Benefits of the Carbon Tax

by David Taylor

I was recently asked to look into the benefits of the carbon tax (by an A-political organisation). I do have a view on the tax, but at this juncture it would be inappropriate of me to express those views. Having done some research on the topic though (purely on the basis of "being in favour of the tax") I thought I would add some of my insights to this blog.

Let’s be frank about this - it’s simply not possible for a government to please everybody. The Prime Minister and Treasurer (in consultation with the Cabinet) make decisions that clearly favour one group of Australians over another. Part of that’s because there’s an unequal distribution of wealth in this country, and that creates all sorts of distortions. The carbon tax has raised eyebrows because it’s a clear transference of wealth from big business to working and lower-middle class Australians. If the science on climate change is right though, it’s a very positive step forward.

At the outset, I should acknowledge three positive initiatives created as a result of the introduction of this policy.

The first is the establishment of a Clean Energy Finance Corporation. The government’s throwing $10 billion at this. Apart from being a positive step toward managing future environmental initiatives, it’ll certainly create more jobs.

The second is that Families with two children will receive up to $220 in extra assistance through Family Tax Benefit A, and other families will receive $110. Overall, some families – in the short term – will be financially better off as a result of the price on carbon. That’s direct stimulus for the economy.

The third is that the tax aims to reduce emissions to 5 per cent below year 2000 levels by 2020, and 80 per cent below 2000 levels by 2050. Essentially it’s giving the environment an opportunity to breathe a little easier in the longer term.

So what you end up with is a price on carbon, or a revenue grab, that works in a similar way to a tax on cigarettes. That is, the science tells us that the final outcome from engaging in a particular exercise is dangerous to our overall well-being: One is called pollution; the other is an addiction to nicotine. In both cases the government is using the revenue raised from ‘polluters’ to pump into solutions or cures for the underlying problems.

The government tells us that global warming is doing damage to the world (and Australia). It’s also understood that by reducing greenhouse emissions we can manage the problem and potentially limit its impact. The economics tells us that by raising the cost of polluting, companies will do it less, thereby moving towards a clean energy future. In the short term, polluting businesses will pass the extra cost on to consumers through higher energy bills. The government has anticipated this though by providing families and singles with extra benefits (see above). In the longer term, it’s hoped, businesses will eventually be incentivised to cut their emissions and contribute positively to the community and to the environment. That’s in an ideal world.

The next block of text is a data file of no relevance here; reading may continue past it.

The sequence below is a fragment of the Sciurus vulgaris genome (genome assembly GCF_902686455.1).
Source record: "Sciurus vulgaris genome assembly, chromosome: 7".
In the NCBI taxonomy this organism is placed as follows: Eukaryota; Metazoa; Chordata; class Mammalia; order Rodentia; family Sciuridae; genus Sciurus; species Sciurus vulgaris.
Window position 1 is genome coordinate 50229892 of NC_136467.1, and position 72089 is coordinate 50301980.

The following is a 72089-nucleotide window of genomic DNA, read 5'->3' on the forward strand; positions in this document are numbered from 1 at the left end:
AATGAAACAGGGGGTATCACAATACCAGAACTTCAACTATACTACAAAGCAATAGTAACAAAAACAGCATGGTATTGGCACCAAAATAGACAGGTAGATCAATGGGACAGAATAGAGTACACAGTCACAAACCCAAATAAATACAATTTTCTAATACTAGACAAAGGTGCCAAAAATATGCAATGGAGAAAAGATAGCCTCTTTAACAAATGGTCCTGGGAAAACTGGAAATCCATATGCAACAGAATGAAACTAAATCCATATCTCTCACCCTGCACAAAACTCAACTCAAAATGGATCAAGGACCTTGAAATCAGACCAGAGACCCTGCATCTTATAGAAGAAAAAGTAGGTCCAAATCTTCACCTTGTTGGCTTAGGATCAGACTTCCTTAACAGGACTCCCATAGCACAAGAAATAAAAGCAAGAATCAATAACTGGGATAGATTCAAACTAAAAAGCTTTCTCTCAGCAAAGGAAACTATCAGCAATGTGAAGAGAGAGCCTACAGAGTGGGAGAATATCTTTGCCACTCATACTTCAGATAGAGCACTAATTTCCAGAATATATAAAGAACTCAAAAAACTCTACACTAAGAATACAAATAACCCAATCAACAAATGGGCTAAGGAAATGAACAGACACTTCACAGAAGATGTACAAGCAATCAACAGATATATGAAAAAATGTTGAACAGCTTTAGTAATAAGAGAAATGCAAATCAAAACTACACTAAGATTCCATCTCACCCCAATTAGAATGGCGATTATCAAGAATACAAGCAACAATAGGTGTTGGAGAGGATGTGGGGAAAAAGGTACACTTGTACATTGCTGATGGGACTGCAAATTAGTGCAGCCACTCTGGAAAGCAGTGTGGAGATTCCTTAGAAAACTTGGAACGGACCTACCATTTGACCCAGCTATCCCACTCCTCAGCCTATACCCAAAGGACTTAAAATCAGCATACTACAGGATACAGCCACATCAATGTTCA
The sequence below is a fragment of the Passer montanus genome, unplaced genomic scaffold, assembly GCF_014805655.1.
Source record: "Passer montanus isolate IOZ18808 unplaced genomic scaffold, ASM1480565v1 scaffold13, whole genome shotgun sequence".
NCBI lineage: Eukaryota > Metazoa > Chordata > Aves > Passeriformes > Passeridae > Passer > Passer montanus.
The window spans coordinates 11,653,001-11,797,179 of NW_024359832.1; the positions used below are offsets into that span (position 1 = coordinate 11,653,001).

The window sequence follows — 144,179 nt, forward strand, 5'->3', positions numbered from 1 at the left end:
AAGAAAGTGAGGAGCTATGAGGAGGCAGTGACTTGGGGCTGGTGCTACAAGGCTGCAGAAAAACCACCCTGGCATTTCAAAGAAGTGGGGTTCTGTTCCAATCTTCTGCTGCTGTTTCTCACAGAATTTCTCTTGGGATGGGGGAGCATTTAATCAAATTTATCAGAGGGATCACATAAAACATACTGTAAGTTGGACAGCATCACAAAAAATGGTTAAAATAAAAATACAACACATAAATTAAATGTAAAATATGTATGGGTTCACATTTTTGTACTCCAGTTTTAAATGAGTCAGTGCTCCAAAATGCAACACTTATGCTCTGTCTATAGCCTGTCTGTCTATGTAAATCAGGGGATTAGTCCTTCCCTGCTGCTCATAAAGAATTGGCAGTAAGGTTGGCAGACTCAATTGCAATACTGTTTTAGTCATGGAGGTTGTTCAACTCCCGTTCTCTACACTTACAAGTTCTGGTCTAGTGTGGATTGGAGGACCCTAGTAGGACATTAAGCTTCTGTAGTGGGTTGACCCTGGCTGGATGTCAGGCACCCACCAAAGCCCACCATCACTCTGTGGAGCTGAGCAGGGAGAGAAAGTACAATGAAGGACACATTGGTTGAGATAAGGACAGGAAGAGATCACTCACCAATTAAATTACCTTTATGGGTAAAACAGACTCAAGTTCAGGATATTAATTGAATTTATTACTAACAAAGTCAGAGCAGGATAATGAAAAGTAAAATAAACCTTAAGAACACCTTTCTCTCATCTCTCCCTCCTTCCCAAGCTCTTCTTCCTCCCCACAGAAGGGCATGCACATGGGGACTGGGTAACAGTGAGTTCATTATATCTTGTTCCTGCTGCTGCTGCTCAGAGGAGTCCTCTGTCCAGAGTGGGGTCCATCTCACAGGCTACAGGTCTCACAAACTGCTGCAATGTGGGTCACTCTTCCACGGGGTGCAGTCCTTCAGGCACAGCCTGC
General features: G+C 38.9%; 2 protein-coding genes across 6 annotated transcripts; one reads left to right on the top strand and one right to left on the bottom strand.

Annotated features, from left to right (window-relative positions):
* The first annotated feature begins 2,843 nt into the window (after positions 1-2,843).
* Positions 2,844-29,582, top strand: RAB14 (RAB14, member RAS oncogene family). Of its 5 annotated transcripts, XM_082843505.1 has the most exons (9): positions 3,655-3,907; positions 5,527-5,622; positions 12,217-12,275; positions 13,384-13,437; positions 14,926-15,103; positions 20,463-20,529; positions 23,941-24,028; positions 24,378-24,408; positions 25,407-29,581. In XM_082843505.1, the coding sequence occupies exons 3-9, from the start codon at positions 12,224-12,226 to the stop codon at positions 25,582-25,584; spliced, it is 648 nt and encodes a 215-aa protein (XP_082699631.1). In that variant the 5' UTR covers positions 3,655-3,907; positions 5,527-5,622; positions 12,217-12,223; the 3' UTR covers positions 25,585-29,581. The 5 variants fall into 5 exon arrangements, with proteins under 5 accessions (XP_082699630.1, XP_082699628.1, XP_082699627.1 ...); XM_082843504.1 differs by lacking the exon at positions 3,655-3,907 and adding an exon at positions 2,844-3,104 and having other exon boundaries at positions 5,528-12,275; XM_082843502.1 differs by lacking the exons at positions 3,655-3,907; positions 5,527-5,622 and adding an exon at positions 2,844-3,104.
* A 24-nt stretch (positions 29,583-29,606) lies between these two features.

Stepping back a bit though, it’s important to recognise the significance of climate change for Australia in particular. We live on a hot and dry continent. Our agricultural sector will grow more and more important to our economy. For example as China’s economic growth slows, it may diversify away from Australian resources to demand more service-based products (like legal services) and potentially agricultural products as well. Helping to limit the damage we do to the environment is crucial to ensuring we can work on delivering internationally competitive organic products that are the envy of the world. That may end up being our competitive advantage.

The other crucial service Australia exports is the country itself (tourism). The Great Barrier Reef is a key part of that package. It’s understood that global warming is having a negative influence on the reef. The more effective we are at managing the change to the climate (by reducing our carbon emissions) the quicker we can rescue this crucial part of our offering to the rest of the world.

End note:

As an economic s and finance commentator I am A-political. I’m not attached to a political party being in government. My only bias is that, as an ‘economist’, I would prefer the government of the day to be the most effective of all the alternatives at managing the economy. This piece of legislation (the imposition of a price on carbon) has both positive and negative economic implications attached to it as a policy. My aim in this commentary piece is simply to highlight what I perceive as the benefits. Of course there are negative implications of the policy too.

This article also assumes the latest scientific research on climate change accepted by the current government is accurate.

David Taylor


The content in my blog is non advisory, please do not interpret this as advice in any way shape or form. These are just my thoughts and nothing I say should be acted upon.